Should you quit your job to start walking dogs?

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To quit your job and start walking dogs: that’s a tough question. You’re probably reading this because you Googled it, which is pretty revealing about your state of mind. For some people, the very idea of dropping their current career and hanging out with dogs all day is right up there with “sell all my belongings and move to a remote island” levels of things they muse about.

Starting your own dog walking business is both rewarding and daunting. Will you have enough clients to sustain yourself? What do you do if you have too many clients?

Your success is up to you.

The amount of clients you’re able to pick up is entirely based on your capabilities as a dog walker. There’s no shortage of pet owners out there, but if you fail to market yourself effectively your competitors (and there will be many) will end up rounding up all those pups. You need to start walking dogs better than your competition.

If you work hard and build a great reputation, over time you’ll find yourself having to either turn down clients or expand your business. However, that probably won’t happen overnight. Pet care is a trust-based industry, so it’s a lot easier to get clients when you’ve established reliability. You probably wouldn’t hire a plumber without reading some reviews or a reference, so why would you trust some random person with your pet?

It’ll probably be tough in the beginning.

We won’t sugarcoat it: starting out might be difficult. If you have bills to pay and don’t have enough to take care of them in the event that it takes a couple of months to start seeing money rolling in, you should put some more thought into this and save some money first.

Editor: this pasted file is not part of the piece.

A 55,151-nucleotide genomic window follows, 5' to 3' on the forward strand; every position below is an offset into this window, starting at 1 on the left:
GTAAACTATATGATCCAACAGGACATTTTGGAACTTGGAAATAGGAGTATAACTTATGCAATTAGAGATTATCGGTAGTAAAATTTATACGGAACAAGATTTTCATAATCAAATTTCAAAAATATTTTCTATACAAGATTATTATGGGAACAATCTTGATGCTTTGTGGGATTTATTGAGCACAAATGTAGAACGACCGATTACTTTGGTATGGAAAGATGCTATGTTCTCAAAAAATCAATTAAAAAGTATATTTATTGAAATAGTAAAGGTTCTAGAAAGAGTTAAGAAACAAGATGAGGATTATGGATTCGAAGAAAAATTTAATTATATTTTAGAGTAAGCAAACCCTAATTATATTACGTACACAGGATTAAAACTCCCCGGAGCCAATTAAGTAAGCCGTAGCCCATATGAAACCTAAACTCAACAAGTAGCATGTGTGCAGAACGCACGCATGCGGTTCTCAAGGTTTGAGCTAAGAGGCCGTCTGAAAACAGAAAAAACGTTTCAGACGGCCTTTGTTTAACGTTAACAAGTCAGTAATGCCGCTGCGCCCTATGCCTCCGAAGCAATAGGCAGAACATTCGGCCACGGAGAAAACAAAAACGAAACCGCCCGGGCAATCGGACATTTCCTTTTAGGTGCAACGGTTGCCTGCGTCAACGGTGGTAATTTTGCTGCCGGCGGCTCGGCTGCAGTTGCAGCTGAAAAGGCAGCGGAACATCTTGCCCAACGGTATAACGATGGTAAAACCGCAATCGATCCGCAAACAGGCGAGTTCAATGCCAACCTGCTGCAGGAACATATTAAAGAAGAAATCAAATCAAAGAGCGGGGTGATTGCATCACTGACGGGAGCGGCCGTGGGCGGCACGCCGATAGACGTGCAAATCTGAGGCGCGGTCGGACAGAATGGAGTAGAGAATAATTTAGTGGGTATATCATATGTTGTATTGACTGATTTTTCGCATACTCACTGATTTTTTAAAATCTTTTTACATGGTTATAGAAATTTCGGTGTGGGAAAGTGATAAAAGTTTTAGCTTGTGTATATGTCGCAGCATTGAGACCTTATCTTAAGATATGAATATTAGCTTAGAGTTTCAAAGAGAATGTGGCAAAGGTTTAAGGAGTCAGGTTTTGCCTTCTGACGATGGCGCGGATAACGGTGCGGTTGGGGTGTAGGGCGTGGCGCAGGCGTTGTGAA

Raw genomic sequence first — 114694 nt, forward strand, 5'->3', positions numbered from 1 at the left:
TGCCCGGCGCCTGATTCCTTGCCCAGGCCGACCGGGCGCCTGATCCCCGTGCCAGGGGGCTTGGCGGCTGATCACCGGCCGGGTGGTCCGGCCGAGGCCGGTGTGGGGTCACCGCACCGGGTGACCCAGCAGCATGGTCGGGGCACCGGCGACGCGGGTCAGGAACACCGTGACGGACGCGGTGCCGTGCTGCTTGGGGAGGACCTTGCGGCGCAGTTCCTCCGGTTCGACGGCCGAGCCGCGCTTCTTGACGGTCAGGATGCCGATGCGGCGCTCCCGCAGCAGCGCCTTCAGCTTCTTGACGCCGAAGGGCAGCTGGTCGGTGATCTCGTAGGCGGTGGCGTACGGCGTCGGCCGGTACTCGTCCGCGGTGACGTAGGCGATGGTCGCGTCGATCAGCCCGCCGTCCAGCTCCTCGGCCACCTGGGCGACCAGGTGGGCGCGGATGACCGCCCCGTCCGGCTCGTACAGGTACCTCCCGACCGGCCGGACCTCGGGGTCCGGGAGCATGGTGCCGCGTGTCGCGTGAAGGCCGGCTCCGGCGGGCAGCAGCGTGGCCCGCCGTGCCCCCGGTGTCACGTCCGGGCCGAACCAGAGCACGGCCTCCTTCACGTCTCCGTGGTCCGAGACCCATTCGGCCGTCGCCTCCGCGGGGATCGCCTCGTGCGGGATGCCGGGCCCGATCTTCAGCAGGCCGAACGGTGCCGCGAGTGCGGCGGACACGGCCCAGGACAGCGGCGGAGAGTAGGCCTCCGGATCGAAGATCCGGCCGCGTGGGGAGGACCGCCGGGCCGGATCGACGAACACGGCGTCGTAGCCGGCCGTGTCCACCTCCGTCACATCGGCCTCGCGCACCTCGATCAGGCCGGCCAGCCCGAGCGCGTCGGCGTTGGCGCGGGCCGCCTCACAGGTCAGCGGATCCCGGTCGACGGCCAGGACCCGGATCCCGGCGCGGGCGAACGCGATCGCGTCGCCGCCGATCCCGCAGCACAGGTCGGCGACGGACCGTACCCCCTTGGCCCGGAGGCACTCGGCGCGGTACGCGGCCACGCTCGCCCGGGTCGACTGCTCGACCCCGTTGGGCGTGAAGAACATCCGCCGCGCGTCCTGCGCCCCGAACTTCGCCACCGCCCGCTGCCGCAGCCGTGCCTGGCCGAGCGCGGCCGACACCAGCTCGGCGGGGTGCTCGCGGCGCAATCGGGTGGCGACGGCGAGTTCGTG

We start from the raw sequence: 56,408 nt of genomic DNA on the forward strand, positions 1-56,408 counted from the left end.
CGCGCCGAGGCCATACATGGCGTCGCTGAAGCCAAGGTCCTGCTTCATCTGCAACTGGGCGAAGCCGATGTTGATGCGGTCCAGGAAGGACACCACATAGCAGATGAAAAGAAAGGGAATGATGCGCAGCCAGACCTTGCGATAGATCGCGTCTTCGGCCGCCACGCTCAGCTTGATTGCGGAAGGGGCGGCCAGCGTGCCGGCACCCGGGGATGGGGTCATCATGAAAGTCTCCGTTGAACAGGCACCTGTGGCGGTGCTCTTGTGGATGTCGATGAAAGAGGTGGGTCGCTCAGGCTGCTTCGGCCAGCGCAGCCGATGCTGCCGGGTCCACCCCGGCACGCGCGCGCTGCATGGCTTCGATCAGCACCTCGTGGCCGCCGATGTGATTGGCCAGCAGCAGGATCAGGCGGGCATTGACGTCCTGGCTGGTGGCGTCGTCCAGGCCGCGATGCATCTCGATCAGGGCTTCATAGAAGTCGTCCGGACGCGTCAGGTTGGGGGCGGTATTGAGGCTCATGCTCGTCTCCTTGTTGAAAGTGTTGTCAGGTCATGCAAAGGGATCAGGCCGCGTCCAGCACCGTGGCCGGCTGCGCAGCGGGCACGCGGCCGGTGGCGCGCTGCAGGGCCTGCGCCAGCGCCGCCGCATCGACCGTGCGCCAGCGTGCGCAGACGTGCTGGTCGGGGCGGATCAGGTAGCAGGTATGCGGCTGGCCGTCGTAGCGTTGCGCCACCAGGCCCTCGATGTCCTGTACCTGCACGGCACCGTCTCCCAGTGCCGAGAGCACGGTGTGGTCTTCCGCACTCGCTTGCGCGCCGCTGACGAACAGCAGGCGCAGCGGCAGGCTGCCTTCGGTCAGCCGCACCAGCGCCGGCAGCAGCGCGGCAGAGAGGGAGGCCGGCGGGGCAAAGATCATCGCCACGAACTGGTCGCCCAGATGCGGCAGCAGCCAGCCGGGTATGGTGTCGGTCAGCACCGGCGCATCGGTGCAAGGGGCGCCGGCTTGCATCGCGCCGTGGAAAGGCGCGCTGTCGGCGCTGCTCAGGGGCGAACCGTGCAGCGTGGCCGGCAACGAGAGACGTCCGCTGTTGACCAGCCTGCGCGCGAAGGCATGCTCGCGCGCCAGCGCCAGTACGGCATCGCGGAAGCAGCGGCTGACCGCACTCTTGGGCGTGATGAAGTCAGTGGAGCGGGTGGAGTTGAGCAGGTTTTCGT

Find out how much money you need to sustain your lifestyle, and then do some math. How much would you charge per walk? Realistically, how many dogs can you walk per day (depending on your circumstances, you can walk multiple dogs per session)? How many hours per day and days per week will you work? All of these variables will determine what your income will be. For example, if you walked 8 dogs per weekday at $20 per walk, that’s $41,600 annually (8 dogs * $20 * 5 days * 52 weeks).

Clients tend to stick around.

It’s a bit of a slow burn as far as getting new clients, but the good news is most clients you get will be retained. Some dog owners only want a walk here and there. For example, when they’re working late or will be out of the house for most of the weekend. But there are other owners who want daily walks on a specific schedule. Once they find a dog walker they like, they’ll stay with them.

This means even if you only get one new client per month, in a year you’ll have 12 loyal clients. That may not sound like a lot, but if you happen to be walking 12 dogs, 5 days per week, that’s a pretty good income!

Is it worth it to start walking dogs for a living?

Do you like dogs and have enough experience to work with them on a daily basis? Are you a self-starter and responsible enough to run your own business? If the answer to those is “yes”, then you have your answer.


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